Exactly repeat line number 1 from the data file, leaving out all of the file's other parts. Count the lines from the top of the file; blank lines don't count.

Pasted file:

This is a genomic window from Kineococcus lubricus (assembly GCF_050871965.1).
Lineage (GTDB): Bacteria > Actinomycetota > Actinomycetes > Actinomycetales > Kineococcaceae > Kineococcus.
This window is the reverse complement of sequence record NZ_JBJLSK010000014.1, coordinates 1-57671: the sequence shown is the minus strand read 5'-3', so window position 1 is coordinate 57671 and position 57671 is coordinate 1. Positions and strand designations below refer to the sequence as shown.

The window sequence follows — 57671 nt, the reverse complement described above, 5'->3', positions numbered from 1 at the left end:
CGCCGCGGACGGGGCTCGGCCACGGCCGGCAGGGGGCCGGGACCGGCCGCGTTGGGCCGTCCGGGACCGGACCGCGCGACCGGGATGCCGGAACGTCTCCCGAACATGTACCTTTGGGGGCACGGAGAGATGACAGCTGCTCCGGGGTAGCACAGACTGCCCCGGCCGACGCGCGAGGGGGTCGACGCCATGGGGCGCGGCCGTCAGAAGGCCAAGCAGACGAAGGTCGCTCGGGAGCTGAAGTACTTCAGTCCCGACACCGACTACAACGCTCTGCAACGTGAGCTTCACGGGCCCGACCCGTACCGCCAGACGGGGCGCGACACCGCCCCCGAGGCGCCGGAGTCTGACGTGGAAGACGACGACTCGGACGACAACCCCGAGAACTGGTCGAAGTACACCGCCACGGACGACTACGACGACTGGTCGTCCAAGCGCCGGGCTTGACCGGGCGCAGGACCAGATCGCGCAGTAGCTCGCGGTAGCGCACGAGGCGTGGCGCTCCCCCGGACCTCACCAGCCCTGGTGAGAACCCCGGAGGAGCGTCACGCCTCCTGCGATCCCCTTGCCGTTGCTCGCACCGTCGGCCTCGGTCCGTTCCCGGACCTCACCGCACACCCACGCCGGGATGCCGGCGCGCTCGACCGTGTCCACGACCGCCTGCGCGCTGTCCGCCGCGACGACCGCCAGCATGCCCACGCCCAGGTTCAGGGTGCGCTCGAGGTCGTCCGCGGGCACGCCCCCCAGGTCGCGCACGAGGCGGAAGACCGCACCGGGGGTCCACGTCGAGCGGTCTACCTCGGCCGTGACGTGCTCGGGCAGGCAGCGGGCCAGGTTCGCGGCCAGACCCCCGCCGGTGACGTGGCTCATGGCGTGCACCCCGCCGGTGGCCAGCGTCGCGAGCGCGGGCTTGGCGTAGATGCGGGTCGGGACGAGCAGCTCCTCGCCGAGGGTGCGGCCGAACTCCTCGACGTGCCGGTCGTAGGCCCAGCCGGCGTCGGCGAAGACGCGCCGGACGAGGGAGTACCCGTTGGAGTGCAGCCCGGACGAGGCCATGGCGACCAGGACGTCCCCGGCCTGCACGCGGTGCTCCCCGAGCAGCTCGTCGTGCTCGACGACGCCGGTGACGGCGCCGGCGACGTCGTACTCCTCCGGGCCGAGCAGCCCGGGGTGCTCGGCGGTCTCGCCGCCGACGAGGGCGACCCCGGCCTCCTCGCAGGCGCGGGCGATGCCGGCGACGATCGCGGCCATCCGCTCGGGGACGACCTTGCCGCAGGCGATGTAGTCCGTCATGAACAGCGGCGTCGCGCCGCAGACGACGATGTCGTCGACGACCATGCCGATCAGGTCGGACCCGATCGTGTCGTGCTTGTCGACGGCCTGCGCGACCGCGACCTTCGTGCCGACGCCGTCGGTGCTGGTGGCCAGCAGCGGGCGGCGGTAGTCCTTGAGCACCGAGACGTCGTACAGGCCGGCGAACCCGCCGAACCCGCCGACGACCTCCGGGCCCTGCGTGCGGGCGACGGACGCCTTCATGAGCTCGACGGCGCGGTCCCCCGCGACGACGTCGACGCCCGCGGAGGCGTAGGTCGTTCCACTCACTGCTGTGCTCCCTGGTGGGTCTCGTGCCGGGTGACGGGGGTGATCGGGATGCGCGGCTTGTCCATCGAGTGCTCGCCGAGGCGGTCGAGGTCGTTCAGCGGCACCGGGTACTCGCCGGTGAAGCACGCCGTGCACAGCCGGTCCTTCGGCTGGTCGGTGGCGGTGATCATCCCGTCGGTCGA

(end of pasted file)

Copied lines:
This is a genomic window from Kineococcus lubricus (assembly GCF_050871965.1).